At a hearing Wednesday in Chester County, lawmakers on the Senate Democratic Policy Committee were told more restrictions are needed on electronic billboards to prevent traffic safety problems, impacts on property values and natural landscapes.
The hearing was held at the request of Sen. Andy Dinniman (D-Chester) who has sponsored Senate Bill 1301 to toughen restrictions on flashing electronic billboards (sponsor summary).
“The state’s 45-year-old law never envisioned the proliferation of these brightly-lit electronic billboards that impact everything from highway safety to our natural landscapes and viewsheds to local property values,” Sen. Dinniman said. “My legislation calls for local hearings to give community leaders an opportunity to fully consider the size of a proposed billboard; spacing and lighting; highway safety; light pollution and other property and development issues.”
Sen. Lisa Boscola (D-Lehigh), Chair of the Committee, added, “These electronic billboards are relentlessly bright – especially at night — and flash rotating advertisements seconds apart. They are an overwhelming and often unsightly visual element wherever they are located. I applaud Senator Dinniman for introducing legislation that would update our antiquated billboard law, tighten restrictions on these devices and give local communities more say over where these billboards can be located.”
After Downingtown Mayor Josh Maxwell welcomed the Senate committee to the Chester County Intermediate Unit, the public hearing focused on Sen. Dinniman’s bill and the impact that electronic billboards have on local health, safety, property values and a community’s appeal.
Sen. Dinniman estimated that Chester County already has seven electronic billboards. The Senate panel heard from a number of local officials, preservationists and citizens on the issue.
Downingtown resident Bobbi Jo Broomell lamented that a billboard shines directly into her home. She said no one in the neighborhood knew that the sign – the size of a drive-in movie screen — was to be located hovering over their homes.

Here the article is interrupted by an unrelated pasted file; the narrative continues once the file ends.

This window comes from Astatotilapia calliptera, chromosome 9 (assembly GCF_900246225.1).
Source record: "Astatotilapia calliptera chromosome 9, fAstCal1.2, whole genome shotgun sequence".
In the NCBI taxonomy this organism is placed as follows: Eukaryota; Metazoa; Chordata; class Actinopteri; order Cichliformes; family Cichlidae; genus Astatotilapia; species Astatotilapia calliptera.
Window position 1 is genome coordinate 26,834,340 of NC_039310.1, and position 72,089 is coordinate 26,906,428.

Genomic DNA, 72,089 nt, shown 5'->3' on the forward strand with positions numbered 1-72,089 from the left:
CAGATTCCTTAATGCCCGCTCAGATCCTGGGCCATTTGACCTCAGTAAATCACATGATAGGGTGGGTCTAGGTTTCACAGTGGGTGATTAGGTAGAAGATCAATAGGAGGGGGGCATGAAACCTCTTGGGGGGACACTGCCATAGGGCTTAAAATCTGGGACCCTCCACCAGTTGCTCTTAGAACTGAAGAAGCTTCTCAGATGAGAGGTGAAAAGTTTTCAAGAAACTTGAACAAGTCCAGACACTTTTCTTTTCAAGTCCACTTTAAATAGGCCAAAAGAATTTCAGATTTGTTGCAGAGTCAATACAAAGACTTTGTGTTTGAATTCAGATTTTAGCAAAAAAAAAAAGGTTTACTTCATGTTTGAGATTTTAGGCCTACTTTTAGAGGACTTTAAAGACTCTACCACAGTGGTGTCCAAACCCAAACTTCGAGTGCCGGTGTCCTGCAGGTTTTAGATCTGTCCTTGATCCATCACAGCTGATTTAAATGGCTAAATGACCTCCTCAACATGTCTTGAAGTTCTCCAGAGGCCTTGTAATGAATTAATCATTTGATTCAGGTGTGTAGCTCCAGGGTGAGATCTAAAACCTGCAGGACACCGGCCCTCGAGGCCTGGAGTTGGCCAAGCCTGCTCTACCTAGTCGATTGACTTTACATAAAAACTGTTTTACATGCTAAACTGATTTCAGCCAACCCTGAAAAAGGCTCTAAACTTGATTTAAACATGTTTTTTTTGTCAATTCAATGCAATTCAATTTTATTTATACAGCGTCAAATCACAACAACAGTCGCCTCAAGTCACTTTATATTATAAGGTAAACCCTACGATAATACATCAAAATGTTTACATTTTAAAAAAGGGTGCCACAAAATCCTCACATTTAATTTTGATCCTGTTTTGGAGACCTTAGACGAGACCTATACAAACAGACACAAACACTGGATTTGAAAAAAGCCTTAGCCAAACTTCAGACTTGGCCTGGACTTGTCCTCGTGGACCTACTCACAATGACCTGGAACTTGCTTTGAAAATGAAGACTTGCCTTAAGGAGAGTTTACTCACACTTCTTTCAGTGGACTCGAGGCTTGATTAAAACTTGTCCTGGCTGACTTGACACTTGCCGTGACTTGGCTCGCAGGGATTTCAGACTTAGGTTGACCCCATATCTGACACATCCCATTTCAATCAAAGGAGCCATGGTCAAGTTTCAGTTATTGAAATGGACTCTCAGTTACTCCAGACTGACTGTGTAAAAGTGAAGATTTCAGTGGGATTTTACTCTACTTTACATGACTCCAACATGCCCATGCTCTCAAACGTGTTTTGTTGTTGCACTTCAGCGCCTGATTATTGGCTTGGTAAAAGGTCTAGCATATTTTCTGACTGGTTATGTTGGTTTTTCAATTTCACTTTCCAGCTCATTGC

“We had no notification so we didn’t even get a chance to fight,” Brommell about the billboard being erected. “We have no choice but to have this huge monster shining down on us.”
Broomell added that electronic billboards are “destroying our health.” She also said the huge electronic structures hurt property and resale values because “no one wants to buy a house where there is a huge sign shining through their window day and night.”
William Gladden, who serves as director of Chester County Open Space, said the county has spent $190 million toward preserving approximately 25 percent of the county’s natural lands and forests.
He endorsed Sen. Dinniman’s bill, claiming it would bring “people living in the shadow of these visual impairments and local government leaders into a more inclusive permitting process.”
West Chester Attorney Anthony Verwey, who has successfully defended municipal ordinances that regulate the placement of electronic billboards, said he believes “electronic billboards can be constructed at locations that protect and respect the rights of property owners and the Commonwealth’s obligation to protect its natural, scenic and aesthetic values.”
Officials from Catalyst, the billboard company that built the electronic sign in Downingtown, were invited to testify at the hearing, but declined.
The following individuals testified at the hearing:
-- Ernie Holling, president, Chester County Association of Township Officials;
-- Ann Feldman, Downingtown Borough Council;
-- Phil Dague, Downingtown Borough Council;
-- Blair Fleischmann, executive director, S.A.V.E.;
-- Jack Butler, President, Preserve Pennsylvania Towns;
-- William Gladden, Director, Chester County Open Space Preservation;
-- John Snook, Senior Advisor, Brandywine Conservancy;
-- Melissa Batula, Highway Delivery Division Chief, PennDOT;
-- Attorney Anthony Verwey, Unruh Turner Burke & Frees; and
-- Bobbi Jo Broomell, Downingtown resident.
Sen. Dinniman’s bill would require municipalities to do the following when considering or approving proposed electronic/digital billboards:
-- Consider concerns regarding a proposed digital/electronic billboard’s lighting impact on local residents and neighborhoods;
-- Take into account the potential impact on open space and the preservation of open space view sheds. The state and many counties have spent millions to preserve open space;
-- Consider potential loss of real estate property value on nearby homes and businesses; and
-- Consider a proposed digital/electronic billboard’s potential to distract drivers and the resulting impact on vehicle accidents rates on our roadways.
The bill would also change the permit process by which PennDOT approves such “off-premise” signs, requiring the department to include local municipalities in its site review process before granting such permits on its rights of way.
Introduced on June 6, the bill is currently under consideration in the Senate Committee on Transportation.
Joining Senators Dinniman and Boscola at the hearing were Senate Democratic Leader Jay Costa (D-Allegheny) and Sen. John Wozniak (D-Cambria).For more information, visit the Senate Democratic Policy Committee webpage.
More Control Of Digital Billboards Needed, Lawmakers Told
(Photo: Philly.com Digital Billboards Glow; Downingtown Residents Scowl.)